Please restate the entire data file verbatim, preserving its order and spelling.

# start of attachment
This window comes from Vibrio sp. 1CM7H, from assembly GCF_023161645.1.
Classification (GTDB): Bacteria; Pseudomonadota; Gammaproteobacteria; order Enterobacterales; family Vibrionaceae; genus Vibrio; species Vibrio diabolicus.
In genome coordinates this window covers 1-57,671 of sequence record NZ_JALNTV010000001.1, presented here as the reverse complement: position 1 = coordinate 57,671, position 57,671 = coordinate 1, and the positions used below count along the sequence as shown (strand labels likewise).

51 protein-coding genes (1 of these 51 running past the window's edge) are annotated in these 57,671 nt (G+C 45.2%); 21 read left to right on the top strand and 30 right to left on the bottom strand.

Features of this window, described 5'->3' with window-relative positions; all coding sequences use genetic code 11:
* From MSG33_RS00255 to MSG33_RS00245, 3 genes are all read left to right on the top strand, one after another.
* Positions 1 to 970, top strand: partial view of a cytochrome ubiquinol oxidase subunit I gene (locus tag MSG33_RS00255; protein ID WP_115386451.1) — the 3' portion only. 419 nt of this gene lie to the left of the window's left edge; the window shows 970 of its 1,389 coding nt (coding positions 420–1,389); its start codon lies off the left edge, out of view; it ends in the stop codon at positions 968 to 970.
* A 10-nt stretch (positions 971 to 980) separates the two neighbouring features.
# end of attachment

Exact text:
This window comes from Vibrio sp. 1CM7H, from assembly GCF_023161645.1.
Classification (GTDB): Bacteria; Pseudomonadota; Gammaproteobacteria; order Enterobacterales; family Vibrionaceae; genus Vibrio; species Vibrio diabolicus.
In genome coordinates this window covers 1-57,671 of sequence record NZ_JALNTV010000001.1, presented here as the reverse complement: position 1 = coordinate 57,671, position 57,671 = coordinate 1, and the positions used below count along the sequence as shown (strand labels likewise).

51 protein-coding genes (1 of these 51 running past the window's edge) are annotated in these 57,671 nt (G+C 45.2%); 21 read left to right on the top strand and 30 right to left on the bottom strand.

Features of this window, described 5'->3' with window-relative positions; all coding sequences use genetic code 11:
* From MSG33_RS00255 to MSG33_RS00245, 3 genes are all read left to right on the top strand, one after another.
* Positions 1 to 970, top strand: partial view of a cytochrome ubiquinol oxidase subunit I gene (locus tag MSG33_RS00255; protein ID WP_115386451.1) — the 3' portion only. 419 nt of this gene lie to the left of the window's left edge; the window shows 970 of its 1,389 coding nt (coding positions 420–1,389); its start codon lies off the left edge, out of view; it ends in the stop codon at positions 968 to 970.
* A 10-nt stretch (positions 971 to 980) separates the two neighbouring features.